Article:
A Beaver Valley Barn Visit

by Hugh Fraser, Director, Ontario Barn Preservation

On Sunday, October 24, 2021, Ontario Barn Preservation (OBP) teamed up with the Grey County group ‘Contemplative Centre for Nature-Based Arts and Culture’. This months-old, Beaver Valley group brings people together to be enriched by arts and culture in the area. OBP President Jon Radojkovic and directors Jim Campbell and Hugh Fraser attended to speak about the old swing beam barn the event was featuring. The barn is owned by Valley residents, the Scott family. About 25 attended, fully vaccinated, masked up and physically-distanced during this continuing time during the pandemic.

Swing beam barns were popular in Upper Canada, then Canada West, then Ontario from the early 1800s to about 1875. They were mainly built for the growing, threshing and storing of wheat and other grains. They appear all over areas opened up by settlers of European descent, from Niagara, to southwestern Ontario, to Owen Sound and to areas east of Toronto. Sadly, from thousands, only hundreds still stand.

The primary barn feature was the swing beam, usually the largest beam in the barn, running across the barn, but unsupported except with one post at either end. This blog author has seen swing beams ranging from 24 feet to as long as 46 feet, however there are accounts of ones even longer. Because they were only supported at their ends, they provided a wide open-concept work area to ‘swing’ a flail when threshing grains, or to ‘swing’ a team of horses under it after they were unhitched from a wagon that had been drawn onto the threshing floor. Some say the swing beam was so-named because its cross-sectional shape resembled a ‘swingle-knife’ used for beating and cleaning flax.

The Scott barn is in great shape and likely ca 1847-1850, based on its swing beam bent configuration, size of swing beam(s) and records for the owner at the time. Yes…swing BEAMS. This barn has two, one on either side of the threshing bay. Both are almost identical, with one just slightly larger in girth. Each is tapered, deeper at the centre than the ends. One is 17 inches deep at centre, 13 inches deep at its end; the other is 16 inches and 12 inches respectively. Each swing beam is 11.5 inches wide.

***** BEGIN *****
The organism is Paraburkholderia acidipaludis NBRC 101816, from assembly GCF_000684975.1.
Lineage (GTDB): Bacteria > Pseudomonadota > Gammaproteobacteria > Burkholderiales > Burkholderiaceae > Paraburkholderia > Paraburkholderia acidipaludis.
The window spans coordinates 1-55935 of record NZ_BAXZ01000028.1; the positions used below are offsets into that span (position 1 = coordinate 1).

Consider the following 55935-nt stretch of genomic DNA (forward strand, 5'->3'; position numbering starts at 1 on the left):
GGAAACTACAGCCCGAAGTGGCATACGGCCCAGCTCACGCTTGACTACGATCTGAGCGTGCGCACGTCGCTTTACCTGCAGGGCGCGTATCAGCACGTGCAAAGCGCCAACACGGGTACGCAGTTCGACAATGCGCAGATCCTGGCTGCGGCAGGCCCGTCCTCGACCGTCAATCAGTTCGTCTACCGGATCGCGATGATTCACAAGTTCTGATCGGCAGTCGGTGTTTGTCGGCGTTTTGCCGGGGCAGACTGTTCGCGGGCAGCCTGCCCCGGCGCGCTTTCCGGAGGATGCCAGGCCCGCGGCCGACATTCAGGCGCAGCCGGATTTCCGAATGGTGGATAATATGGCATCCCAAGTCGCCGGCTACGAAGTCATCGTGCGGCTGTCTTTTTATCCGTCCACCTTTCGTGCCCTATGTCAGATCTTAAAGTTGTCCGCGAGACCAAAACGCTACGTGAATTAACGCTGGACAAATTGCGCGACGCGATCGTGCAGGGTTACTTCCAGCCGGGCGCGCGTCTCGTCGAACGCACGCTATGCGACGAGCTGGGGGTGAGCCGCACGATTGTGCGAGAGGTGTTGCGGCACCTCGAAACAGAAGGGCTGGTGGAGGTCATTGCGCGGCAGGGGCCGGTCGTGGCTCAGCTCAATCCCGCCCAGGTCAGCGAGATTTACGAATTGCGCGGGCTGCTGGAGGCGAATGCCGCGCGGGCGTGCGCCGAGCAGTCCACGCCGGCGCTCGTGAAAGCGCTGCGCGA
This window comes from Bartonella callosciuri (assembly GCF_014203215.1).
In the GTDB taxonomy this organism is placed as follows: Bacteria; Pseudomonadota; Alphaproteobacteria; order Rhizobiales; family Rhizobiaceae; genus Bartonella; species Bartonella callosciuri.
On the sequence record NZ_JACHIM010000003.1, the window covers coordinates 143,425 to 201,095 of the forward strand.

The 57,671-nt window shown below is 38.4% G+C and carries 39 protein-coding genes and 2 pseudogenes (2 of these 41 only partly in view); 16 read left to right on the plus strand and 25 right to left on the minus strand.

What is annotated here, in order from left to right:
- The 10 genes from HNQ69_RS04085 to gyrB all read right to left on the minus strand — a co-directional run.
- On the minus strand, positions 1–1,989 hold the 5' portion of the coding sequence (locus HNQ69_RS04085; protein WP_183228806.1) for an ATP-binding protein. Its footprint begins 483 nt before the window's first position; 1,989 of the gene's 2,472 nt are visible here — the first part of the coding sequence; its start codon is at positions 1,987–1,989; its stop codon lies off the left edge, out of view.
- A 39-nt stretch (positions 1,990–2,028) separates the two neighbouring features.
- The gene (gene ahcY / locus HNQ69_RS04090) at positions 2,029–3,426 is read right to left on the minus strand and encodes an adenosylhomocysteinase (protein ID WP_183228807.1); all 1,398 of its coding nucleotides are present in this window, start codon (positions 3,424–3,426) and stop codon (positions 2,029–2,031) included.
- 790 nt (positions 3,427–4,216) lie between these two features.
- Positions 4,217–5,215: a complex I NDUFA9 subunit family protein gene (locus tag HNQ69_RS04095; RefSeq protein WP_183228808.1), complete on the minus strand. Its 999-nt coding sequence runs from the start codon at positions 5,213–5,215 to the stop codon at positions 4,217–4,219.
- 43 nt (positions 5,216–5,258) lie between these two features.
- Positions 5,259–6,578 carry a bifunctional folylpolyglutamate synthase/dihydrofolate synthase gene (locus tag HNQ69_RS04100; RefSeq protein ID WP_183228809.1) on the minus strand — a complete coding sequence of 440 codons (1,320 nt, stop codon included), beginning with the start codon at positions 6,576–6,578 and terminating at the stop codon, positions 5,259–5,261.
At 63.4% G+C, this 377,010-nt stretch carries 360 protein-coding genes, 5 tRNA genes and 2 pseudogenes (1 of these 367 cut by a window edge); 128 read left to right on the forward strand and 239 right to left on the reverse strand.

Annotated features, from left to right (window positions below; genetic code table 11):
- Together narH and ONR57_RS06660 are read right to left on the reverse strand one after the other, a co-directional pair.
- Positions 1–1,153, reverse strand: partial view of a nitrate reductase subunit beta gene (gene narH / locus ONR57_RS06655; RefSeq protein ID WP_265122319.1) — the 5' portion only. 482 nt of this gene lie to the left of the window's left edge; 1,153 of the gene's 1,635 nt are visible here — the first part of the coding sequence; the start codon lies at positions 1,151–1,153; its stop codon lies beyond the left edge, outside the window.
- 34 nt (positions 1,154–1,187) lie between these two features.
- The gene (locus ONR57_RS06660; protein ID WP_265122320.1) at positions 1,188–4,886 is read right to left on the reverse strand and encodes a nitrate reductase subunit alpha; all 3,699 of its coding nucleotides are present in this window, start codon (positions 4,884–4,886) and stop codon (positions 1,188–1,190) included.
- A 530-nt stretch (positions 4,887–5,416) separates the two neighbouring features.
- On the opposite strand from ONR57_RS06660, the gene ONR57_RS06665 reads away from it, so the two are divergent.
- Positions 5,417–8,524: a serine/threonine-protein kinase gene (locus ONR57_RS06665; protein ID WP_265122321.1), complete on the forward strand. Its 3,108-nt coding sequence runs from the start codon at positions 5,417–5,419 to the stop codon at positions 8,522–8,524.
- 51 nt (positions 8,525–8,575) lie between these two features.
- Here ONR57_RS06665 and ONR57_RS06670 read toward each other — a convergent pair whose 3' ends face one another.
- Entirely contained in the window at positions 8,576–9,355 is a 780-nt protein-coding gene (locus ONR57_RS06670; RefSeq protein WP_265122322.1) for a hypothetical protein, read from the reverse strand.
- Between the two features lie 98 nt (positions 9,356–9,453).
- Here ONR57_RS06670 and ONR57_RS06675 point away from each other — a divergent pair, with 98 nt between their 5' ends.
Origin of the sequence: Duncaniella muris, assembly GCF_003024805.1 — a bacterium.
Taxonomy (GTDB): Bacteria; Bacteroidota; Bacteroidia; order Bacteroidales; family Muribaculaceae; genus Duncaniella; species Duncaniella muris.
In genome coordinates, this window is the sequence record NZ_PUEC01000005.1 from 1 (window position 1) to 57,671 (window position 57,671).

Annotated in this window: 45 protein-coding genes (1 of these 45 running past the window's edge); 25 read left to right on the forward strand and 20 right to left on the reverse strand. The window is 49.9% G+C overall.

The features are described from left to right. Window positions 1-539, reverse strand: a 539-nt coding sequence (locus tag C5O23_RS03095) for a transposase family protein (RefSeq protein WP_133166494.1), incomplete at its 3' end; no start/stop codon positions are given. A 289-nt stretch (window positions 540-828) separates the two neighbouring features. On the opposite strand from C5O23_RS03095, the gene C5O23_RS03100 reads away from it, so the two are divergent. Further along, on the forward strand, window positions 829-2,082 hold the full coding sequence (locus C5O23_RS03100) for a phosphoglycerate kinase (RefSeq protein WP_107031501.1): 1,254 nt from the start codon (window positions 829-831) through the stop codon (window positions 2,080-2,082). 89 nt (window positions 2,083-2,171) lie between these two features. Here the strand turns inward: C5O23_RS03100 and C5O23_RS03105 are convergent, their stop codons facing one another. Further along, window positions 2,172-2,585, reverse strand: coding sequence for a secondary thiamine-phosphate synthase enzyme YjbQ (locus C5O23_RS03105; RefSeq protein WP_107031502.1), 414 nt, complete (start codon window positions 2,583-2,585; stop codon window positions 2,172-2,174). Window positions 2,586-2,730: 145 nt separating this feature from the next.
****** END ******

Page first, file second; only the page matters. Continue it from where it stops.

Sketch of Scott Barn’s Swing Beam Bent

However, equally impressive are this barn’s extremely rare, four jowled end posts supporting the swing beams. Each post is 13 inches wide at its base, but then tapers larger to 15 inches where the swing beam rests on the end post shoulder. The end post then tapers back to 13 inches up at the roof plate beam. This flaring of the end posts is visually spectacular. This blog’s author believes that although there are some structural reasons why this was done, it seems more of an artistic signature than anything else, distinguishing the master builder from others in the area and beyond.

Swing Beam to Joweled Post joint in the Scott Barn – note the scribe lines on the post by the original barn framer

On behalf of OBP, I’d like to thank the Scott family for inviting us into their barn, and the ‘Contemplative Centre for Nature-Based Arts and Culture’ for sharing this event. We wish your new group luck!

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